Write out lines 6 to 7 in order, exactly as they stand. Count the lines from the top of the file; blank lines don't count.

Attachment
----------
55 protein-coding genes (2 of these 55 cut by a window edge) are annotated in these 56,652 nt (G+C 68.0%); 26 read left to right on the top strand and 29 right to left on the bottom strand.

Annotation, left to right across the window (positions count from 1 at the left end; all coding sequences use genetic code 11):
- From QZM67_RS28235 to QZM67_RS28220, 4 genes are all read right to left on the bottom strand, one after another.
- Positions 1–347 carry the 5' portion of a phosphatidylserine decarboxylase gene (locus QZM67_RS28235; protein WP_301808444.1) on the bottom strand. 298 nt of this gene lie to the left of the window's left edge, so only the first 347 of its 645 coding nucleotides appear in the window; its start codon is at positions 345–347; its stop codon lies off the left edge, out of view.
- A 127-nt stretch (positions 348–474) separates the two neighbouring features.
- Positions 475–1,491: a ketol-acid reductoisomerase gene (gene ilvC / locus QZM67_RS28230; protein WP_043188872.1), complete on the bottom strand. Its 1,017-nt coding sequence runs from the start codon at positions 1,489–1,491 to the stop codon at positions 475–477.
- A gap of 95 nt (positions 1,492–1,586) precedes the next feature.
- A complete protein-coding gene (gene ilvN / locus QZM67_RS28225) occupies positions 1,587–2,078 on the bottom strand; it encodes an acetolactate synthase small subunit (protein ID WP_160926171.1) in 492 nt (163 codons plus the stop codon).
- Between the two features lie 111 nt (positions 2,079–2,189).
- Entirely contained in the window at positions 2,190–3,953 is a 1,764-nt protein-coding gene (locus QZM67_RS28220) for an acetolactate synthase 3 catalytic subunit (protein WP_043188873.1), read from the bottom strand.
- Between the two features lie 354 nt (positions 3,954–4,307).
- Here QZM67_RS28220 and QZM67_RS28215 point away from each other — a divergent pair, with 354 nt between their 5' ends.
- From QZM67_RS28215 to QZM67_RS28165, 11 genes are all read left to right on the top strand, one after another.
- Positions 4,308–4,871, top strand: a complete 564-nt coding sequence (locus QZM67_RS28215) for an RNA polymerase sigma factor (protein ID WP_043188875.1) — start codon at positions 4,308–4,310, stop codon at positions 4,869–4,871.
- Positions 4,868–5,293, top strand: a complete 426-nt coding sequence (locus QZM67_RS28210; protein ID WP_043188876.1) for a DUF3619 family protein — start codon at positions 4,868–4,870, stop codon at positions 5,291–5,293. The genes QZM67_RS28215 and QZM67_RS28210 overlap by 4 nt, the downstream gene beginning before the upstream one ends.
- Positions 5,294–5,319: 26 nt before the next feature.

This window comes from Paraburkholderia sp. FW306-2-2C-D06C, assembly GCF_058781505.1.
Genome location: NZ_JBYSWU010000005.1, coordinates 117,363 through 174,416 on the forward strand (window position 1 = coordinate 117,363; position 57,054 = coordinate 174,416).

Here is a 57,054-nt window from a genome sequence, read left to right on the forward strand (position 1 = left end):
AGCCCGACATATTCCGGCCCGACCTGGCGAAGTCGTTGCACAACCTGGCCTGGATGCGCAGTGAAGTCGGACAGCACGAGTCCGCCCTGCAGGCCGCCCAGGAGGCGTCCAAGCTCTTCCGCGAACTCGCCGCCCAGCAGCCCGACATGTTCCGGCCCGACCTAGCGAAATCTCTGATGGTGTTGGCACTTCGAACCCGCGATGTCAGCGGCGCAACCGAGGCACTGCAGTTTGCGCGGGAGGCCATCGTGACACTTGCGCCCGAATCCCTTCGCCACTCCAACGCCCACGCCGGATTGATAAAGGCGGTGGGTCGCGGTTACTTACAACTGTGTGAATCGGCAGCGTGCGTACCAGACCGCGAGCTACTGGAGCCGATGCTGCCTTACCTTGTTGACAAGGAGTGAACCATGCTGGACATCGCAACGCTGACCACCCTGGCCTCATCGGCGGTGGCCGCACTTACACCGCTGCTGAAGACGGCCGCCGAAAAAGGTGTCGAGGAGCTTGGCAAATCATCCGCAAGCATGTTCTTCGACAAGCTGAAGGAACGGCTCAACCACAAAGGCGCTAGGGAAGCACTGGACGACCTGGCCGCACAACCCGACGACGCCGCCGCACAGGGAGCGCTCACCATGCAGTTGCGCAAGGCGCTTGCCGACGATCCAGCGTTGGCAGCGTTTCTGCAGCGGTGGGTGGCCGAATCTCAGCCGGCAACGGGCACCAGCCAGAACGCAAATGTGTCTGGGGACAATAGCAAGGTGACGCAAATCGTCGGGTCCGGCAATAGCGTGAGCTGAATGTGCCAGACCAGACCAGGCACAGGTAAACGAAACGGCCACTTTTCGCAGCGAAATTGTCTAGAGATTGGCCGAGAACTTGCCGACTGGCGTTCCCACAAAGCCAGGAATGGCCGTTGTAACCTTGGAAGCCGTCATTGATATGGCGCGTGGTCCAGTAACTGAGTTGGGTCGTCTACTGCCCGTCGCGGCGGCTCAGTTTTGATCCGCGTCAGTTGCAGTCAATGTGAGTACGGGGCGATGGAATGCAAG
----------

- Positions 475–1,491: a ketol-acid reductoisomerase gene (gene ilvC / locus QZM67_RS28230; protein WP_043188872.1), complete on the bottom strand. Its 1,017-nt coding sequence runs from the start codon at positions 1,489–1,491 to the stop codon at positions 475–477.
- A gap of 95 nt (positions 1,492–1,586) precedes the next feature.